One of the fun things I did on our trip was take my watercolor journal and actually do some sketching and painting in it. I intended to do a page every day, but the road to and from Canada is paved with good intentions, evidently --
Here's one from the first day out. We were still in California when we saw a whole bunch of balloons:
They were so pretty! I couldn't get my camera out fast enough, and who wants a blurry pic taken through a car window anyway? So I sketched it and painted it in later. I had with me my Holbein travel kit (very wonderful) and the Neocolor II crayons.
Here's the one I did on the second day, of things I saw along the way in Oregon and Washington:
Barns, lambs, a monument, a bridge -- and some comments from me along the way ("very bad lamb" -- it actually looks like an anteater). I'm working on two more -- one from the Butterfly Garden, and another of scenery on the way home.
I like to do watercolor journaling because, as my teachers Christina Lopp and Gay Kraeger said, there are no mistakes! It's very free-form and you just don't worry about how it comes out. Just doing it is the great fun of it.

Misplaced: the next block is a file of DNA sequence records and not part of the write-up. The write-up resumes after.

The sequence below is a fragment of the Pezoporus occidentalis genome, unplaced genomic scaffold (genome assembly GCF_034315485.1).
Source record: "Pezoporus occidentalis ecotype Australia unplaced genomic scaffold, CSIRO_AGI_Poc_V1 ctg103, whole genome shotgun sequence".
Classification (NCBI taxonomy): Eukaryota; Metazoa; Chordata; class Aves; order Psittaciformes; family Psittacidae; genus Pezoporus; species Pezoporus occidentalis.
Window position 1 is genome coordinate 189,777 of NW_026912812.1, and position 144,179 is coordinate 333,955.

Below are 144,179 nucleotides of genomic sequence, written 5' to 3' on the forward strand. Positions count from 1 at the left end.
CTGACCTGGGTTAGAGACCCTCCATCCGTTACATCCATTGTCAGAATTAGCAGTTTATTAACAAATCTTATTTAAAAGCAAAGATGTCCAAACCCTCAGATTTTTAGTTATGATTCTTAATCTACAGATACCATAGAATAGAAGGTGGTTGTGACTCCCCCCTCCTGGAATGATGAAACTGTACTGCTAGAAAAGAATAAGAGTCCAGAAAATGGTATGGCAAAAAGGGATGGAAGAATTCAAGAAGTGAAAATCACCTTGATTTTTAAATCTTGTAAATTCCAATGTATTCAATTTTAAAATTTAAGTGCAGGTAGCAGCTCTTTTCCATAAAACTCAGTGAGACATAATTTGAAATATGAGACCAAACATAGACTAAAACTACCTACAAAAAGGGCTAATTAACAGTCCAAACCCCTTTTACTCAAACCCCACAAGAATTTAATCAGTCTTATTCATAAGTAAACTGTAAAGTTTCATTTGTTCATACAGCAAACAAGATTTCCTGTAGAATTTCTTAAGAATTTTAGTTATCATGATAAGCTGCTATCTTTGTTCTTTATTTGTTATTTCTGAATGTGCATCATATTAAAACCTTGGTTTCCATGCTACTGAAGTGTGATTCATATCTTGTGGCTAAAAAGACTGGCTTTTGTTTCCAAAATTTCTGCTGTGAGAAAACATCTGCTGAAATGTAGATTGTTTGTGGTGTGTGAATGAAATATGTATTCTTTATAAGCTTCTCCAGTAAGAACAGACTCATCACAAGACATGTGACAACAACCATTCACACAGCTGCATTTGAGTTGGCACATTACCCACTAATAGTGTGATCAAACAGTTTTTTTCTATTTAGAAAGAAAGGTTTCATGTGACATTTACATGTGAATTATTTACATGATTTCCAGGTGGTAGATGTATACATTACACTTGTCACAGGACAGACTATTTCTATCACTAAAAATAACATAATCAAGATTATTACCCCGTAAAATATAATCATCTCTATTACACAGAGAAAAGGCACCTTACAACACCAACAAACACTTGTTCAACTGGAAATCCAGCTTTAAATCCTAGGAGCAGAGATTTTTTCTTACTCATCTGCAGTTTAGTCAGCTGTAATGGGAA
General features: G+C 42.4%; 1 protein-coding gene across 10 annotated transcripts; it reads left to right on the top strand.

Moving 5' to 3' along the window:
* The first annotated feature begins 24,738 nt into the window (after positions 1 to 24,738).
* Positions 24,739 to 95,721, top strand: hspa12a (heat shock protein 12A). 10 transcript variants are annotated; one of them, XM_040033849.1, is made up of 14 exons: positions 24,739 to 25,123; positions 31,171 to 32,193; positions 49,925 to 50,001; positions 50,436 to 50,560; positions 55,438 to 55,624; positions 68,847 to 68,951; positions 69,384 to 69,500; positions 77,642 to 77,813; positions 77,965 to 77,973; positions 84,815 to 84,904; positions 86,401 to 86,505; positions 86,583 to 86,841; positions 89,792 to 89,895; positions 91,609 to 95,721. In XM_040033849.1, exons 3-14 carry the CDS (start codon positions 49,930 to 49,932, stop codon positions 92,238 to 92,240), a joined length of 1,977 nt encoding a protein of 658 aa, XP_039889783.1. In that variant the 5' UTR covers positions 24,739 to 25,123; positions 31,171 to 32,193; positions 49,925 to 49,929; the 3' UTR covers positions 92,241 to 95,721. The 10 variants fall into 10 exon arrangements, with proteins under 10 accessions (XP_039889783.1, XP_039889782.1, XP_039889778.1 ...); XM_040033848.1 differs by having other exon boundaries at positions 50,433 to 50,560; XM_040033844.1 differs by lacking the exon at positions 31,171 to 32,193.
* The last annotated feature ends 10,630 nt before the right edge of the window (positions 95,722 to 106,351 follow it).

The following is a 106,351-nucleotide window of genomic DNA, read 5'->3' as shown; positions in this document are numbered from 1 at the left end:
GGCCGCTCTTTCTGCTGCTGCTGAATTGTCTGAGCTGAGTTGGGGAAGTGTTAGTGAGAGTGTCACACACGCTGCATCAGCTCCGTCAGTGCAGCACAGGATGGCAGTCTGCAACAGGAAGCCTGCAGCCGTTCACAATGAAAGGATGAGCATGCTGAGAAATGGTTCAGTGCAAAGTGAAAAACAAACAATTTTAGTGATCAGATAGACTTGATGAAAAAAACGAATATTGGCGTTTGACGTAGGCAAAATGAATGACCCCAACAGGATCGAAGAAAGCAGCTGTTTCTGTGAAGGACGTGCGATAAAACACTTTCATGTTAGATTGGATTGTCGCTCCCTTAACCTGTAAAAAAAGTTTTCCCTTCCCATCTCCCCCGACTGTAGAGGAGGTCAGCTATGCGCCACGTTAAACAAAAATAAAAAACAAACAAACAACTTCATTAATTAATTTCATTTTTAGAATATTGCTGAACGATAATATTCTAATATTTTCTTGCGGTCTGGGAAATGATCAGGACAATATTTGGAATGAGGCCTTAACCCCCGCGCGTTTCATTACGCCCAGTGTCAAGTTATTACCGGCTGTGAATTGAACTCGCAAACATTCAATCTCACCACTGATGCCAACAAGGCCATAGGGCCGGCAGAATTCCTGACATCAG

And what about the recipe? That's connected to artsy stuff too. On Thursday, I'm going to a collaborative workshop at A Work of Heart, my favorite arts n' crafts place in San Jose. The workshop is "Chunky Book: Recipe Exchange"; each of the participants is bringing copies of three different recipes and each of us will make book pages during the workshop. At the end, we'll exchange pages and bind the books, and then insert others' recipes in the pockets in the pages. Sounds fun, doesn't it?
So, I thought I'd share one of my recipes, which I started making when I was 17 or 18. It's called "Chinese" spaghetti sauce, because I learned it from a Chinese-American woman, Ann Maud. She swore it was a Neapolitan recipe, but I've looked and looked and never seen anything like it. I actually think it might be Greek in origin. Anyway, here it is:
“Chinese” Spaghetti Sauce
1 lb ground chuck juice of ½ an orange
½ yellow onion (or to taste) oregano
3-4 cloves garlic (or more) cinnamon
3-16 oz. cans of tomato sauce sugar (to taste)
1 small can tomato paste
In a dutch oven or other largish pot, brown ground chuck and onions; add garlic toward the end. Drain excess fat. Add tomato sauce, tomato paste, and mix until the paste is broken up. Squeeze the juice of half an orange into the sauce, and add the oregano (start with 1 tsp.), the cinnamon (start with ½ tsp) and sugar (start with 1 tsp.) Stir and adjust seasonings to taste; add salt and pepper as desired. Simmer for ½ hour or so.